LOS ANGELES - Jurors on Thursday got to see the paparazzo suing Keanu Reeves in action.
Reeves' attorneys played a video Thursday from Alison Silva's Web site that showed Silva using his supposedly damaged left hand to hold onto razor wire atop a fence to shoot video of Britney Spears. Silva then used his left hand to scale down the fence.
The video was made after Silva fell while shooting photos of Reeves behind the wheel of his Porsche in March 2007. Silva contends he seriously injured his wrist, which caused him to miss work for at least six months. He furthers contends he needs a second surgery to properly heal.
Even then, the Brazilian-born paparazzo and his doctors contend he will not be able to grip objects, such as his camera, properly.
After the video was shown Thursday, Silva, who has spent part of the last three days on the witness stand, was unapologetic.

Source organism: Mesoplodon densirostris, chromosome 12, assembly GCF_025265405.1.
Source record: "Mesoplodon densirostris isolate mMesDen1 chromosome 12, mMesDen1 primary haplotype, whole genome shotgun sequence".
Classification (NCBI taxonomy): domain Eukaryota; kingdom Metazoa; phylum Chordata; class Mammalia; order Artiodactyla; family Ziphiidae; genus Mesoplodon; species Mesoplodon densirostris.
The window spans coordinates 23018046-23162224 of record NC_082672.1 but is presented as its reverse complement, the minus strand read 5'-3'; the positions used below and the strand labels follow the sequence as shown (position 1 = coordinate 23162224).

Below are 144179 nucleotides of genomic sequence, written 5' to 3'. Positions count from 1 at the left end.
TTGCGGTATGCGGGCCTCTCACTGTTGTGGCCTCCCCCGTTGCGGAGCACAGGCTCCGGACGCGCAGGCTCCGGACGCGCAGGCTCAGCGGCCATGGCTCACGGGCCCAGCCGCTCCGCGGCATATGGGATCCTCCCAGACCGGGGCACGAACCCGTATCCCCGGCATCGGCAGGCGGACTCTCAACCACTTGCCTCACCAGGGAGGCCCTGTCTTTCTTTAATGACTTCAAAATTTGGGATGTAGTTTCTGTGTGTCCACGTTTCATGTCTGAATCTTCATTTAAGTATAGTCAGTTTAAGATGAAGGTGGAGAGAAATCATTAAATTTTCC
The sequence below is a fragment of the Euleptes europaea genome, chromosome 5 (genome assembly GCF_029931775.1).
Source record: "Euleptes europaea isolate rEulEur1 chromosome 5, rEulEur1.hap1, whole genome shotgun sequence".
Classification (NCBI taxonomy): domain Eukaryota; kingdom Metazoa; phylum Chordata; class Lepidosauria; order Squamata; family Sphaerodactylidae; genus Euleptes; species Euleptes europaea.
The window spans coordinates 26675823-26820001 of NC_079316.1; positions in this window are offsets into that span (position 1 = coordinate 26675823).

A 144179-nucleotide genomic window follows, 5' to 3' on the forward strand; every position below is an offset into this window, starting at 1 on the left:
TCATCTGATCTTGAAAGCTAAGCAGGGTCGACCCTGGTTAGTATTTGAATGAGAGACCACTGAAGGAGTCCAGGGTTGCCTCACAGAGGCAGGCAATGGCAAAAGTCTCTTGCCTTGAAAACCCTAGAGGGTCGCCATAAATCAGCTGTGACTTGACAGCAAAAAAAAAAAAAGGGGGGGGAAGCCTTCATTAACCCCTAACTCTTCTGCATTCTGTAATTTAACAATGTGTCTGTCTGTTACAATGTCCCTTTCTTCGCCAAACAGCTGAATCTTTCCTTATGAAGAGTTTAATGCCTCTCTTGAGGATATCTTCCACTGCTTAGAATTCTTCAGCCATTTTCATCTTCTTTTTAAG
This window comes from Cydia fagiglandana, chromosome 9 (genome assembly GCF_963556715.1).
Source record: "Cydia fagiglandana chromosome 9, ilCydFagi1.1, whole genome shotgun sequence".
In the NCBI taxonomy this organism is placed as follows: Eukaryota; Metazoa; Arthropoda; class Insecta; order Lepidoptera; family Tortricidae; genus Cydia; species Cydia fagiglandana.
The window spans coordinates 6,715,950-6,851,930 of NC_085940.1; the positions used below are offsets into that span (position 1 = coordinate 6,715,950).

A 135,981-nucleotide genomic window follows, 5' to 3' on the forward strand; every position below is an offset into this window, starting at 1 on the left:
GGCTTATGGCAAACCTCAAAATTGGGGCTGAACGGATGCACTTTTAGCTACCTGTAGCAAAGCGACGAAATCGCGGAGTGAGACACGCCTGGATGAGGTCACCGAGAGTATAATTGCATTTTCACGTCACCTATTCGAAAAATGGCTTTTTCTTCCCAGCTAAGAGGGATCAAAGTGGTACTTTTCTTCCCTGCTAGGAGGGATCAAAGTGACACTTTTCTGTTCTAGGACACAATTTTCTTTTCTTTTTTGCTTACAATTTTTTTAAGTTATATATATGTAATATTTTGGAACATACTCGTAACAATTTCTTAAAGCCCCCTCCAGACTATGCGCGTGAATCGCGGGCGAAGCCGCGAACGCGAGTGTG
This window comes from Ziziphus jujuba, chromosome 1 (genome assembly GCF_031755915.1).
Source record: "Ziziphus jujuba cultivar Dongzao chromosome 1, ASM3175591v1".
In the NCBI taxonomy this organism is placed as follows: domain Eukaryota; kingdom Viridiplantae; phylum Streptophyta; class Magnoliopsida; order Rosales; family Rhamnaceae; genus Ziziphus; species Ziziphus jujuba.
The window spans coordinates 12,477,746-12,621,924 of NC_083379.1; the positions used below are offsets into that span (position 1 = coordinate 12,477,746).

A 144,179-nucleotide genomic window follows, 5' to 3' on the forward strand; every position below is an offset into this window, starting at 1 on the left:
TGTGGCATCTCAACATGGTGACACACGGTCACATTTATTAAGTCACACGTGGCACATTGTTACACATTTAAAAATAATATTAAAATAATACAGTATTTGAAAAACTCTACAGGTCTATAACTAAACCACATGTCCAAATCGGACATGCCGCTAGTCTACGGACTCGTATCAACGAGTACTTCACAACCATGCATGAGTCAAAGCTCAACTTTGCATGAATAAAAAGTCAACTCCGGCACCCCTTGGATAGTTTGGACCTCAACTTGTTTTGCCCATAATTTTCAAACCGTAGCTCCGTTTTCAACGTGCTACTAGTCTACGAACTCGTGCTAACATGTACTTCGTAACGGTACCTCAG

"That was a good video," he told Reeves' attorney, Mark M. Williams.
Silva contended Thursday that he has given up shooting with a still camera and now exclusively uses a handheld video camera with his right hand.
And he still climbs fences, he conceded. "Yes, we do that a lot times," Silva said.
Silva's statements have been repeatedly contradicted by documents and testimony since the civil trial began Monday. A deputy and paramedics have testified that Silva complained of pain in his left knee moments after he claims Reeves struck him with his car, but Silva testified it was his right knee that was hit.
He also said on the stand that he could not remember giving different statements to doctors, deputies and witnesses about what happens. He insists Reeves' car hit him, although a Los Angeles County Sheriff deputy testified Thursday that neither Silva nor Reeves' sports car bore any marks indicating a collision.
Williams also on Thursday got Silva to acknowledge that he had no records to back up his statements that he was earning between $4,000 to $6,000 a month before the incident with Reeves.
The star of "Speed," the "Matrix" trilogy and the upcoming remake of "The Day the Earth Stood Still," has remained in the courtroom throughout the trial, occasionally conferring with his lawyers.
Jurors are expected to begin deliberating on the case Friday afternoon.